Charity walk to Muscat

Dubai resident Andrew Roughton plans to spend a week walking to Muscat in aid of Cancer Research. Laura Chubb chats to the latest in a long line of charity challengers

Interview, Area Guides

Andrew Roughton has given himself seven days to walk from Dubai to Muscat, starting on October 1. That’s about 252 miles in total, or between 30 and 40 miles of walking a day. Funnily enough, Roughton isn’t undertaking this sojourn just for fun – it’s to raise money for Cancer Research UK. Time Out asks him why he thinks this is a good idea.

People set themselves all sorts of crazy tasks these days in the name of charity – running 52 marathons in 52 weeks, for example. Why are you doing this?
I thought the bigger the gesture, the more likely I was to be sponsored. It also satisfies my sense of adventure. It’s an achievable distance.

An achievable distance? You must be quite a walker.
[Laughs] Well, I’m more into running than walking. I did the Dubai marathon last year – that’s the longest distance I’ve ever run.

That’s 26 miles – just 10 per cent of what you’re attempting here.
I know. It’s going to be challenging, but I think I should be ready by October. It’s all about having a positive outlook – so at the halfway point, rather than thinking, ‘Oh no, I’ve got 20 miles to go’, you think, ‘Wow, I’ve achieved 20 miles.’

Why October? It’s still going to be hot, isn’t it?
The temperature will still be in the 30s, I think. Preferably I’d have done it in November or December, but I’m doing a part-time masters degree that starts a week after I get back from the walk, so I didn’t have the option.

Yikes. So how are you training for the event?
I’m running Dubai marathon again next year, so I’ll be doing a lot of running in the gym in July and August. At the moment I tend to get up early and do a long walk before work, about six miles, and in the evening I go for a long run – about 12 miles.

It’s not quite the daily distances you’ll be doing in October, though…
The problem is time. Considering that I have to go to work, and that the weather is getting hotter, it’s going to be difficult to squeeze in as much training as I really want to.

What do you think will be the biggest challenge along the way?
If there are sandstorms, I won’t have anywhere to hide – I have to cover the miles because I only have a week to do it, so I’ll have to keep walking. And I guess I’ll need patience, because it’s a long way to walk by yourself It’s not anyone’s ideal vacation! But it’s just a week, so I shouldn’t lose my sanity.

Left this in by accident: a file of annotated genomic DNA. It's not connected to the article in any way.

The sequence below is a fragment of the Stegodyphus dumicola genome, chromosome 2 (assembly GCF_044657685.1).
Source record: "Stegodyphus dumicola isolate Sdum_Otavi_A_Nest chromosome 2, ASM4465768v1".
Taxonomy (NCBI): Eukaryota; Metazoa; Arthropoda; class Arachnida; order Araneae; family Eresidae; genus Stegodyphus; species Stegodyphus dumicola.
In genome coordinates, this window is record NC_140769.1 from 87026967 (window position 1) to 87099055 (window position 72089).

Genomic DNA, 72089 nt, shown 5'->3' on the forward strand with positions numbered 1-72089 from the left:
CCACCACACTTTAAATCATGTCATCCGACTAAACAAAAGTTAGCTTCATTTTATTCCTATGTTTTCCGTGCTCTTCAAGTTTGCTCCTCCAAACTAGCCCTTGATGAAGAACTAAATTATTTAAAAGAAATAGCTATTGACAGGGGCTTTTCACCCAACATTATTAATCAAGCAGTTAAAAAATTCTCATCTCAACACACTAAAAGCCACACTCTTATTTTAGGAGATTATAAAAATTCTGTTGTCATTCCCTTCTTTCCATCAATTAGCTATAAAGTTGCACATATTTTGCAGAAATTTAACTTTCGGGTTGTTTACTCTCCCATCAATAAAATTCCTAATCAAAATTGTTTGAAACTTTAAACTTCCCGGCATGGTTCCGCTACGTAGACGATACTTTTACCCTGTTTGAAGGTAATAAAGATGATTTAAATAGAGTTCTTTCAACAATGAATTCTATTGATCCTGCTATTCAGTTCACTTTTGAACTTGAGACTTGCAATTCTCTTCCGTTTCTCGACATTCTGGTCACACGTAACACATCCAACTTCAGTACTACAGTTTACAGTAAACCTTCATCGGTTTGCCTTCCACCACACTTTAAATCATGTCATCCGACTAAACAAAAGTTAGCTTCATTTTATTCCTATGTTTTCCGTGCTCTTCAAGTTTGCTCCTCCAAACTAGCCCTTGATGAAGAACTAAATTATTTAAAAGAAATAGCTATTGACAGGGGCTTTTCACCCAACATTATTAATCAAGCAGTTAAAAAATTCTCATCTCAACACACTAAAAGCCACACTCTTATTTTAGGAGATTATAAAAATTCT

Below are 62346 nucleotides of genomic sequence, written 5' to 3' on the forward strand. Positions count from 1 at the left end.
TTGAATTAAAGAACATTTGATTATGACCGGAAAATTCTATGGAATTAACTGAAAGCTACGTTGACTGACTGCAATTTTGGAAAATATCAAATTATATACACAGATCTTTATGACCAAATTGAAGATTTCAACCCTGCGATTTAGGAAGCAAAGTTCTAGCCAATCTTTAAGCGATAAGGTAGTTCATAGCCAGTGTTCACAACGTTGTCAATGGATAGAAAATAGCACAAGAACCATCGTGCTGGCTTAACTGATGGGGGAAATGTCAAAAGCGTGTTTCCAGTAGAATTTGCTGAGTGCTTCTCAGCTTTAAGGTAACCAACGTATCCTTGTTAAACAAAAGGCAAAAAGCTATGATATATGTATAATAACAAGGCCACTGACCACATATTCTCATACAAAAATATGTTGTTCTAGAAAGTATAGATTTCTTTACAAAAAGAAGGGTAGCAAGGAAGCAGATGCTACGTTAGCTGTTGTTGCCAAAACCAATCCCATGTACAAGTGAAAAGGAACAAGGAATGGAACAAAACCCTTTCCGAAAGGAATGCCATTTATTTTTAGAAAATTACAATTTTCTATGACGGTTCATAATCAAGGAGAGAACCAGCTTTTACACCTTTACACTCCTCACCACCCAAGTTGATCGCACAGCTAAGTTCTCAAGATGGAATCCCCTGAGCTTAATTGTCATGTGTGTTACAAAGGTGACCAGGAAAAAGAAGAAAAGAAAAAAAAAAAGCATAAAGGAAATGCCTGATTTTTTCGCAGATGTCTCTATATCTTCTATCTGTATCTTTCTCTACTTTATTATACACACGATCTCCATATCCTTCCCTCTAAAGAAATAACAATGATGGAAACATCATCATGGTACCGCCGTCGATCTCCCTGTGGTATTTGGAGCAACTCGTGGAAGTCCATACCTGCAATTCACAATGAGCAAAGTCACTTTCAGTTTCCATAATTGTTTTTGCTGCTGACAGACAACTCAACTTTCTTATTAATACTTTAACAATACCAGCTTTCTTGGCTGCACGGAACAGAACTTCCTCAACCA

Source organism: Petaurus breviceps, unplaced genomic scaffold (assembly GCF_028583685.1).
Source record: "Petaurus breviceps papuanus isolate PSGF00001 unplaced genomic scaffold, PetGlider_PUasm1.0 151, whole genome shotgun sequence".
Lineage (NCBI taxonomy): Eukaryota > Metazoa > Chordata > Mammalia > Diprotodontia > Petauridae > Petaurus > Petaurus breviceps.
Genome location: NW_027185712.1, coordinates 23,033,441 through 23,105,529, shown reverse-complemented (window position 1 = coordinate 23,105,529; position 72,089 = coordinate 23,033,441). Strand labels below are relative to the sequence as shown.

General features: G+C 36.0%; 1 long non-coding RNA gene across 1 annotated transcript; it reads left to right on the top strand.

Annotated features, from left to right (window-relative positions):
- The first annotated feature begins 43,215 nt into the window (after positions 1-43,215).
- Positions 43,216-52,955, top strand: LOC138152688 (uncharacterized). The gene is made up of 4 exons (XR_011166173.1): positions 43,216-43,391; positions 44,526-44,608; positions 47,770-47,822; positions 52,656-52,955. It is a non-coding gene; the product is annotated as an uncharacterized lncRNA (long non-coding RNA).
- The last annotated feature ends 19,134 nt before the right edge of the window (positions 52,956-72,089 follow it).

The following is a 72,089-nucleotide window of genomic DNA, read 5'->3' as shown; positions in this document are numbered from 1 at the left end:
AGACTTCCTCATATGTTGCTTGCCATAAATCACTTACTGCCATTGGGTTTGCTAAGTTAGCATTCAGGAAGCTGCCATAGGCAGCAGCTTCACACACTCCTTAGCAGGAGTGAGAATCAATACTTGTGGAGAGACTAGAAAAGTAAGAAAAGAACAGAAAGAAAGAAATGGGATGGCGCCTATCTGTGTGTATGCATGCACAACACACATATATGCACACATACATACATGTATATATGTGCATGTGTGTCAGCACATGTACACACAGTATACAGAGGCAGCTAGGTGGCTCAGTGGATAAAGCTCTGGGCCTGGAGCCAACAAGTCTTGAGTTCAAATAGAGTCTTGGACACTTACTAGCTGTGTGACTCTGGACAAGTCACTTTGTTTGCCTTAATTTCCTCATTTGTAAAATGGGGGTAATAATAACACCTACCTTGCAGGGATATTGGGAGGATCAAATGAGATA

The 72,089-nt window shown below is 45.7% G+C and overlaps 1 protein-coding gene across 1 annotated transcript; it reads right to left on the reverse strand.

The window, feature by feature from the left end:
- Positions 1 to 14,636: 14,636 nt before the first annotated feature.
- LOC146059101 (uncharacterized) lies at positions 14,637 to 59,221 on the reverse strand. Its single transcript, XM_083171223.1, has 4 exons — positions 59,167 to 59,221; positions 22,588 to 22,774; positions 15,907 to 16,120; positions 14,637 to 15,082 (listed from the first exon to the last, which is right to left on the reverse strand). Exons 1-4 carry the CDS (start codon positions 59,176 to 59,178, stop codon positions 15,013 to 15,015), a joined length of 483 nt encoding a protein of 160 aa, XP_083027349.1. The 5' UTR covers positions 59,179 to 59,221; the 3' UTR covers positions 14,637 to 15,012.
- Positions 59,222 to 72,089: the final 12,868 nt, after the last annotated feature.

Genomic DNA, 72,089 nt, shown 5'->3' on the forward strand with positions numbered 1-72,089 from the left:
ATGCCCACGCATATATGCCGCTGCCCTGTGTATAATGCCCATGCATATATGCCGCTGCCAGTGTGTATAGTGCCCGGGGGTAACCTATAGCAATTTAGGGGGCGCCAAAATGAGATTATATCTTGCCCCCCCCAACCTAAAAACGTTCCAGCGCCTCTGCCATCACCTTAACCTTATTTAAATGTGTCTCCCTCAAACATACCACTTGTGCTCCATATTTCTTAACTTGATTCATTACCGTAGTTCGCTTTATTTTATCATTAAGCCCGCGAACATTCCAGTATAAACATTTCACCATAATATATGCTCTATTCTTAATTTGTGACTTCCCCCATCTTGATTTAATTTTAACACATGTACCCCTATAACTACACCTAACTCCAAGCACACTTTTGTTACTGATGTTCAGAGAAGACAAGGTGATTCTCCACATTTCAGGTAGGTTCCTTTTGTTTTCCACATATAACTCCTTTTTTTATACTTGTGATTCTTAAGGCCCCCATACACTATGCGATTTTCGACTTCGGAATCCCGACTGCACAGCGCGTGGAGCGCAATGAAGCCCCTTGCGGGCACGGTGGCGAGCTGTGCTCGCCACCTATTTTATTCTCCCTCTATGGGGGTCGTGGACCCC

Let’s hope not! What will keep you going when it gets tough?
The main thing is to remember why I’m doing it, which is to raise money for Cancer Research. Keeping that in mind, I should stay on course and not jump in a taxi halfway.

Why Cancer Research?
My grandmother had cancer and my mum had cancer twice. It’s amazing how cancer has touched the lives of almost everyone you know, whether directly or indirectly. The response to my walk has reflected that –
within the first 10 days, I managed to achieve 30 per cent of my total sponsorship target.

So how will you celebrate when you reach Muscat?
I might treat myself to a night in the [five-star] Chedi hotel. If I get there in time, I want a night in a nice hotel.
Andrew is aiming to raise Dhs5,000 by October. To sponsor him, visit www.justgiving.com/dubaimuscatwalk. Got any walking tips for Andrew? Email andrewwroughton@hotmail.com


Freaky fundraising

People do the strangest things for charity. A British man, Ron Gordon, received a Champion Volunteer award for doing the following to raise cash:

• Had his beard plucked
• Munched maggots, locusts and a fish eyeball
• Completed a sponsored silence
• Received a haircut in the sea
• Was stretched between a tree and a reversing fire engine

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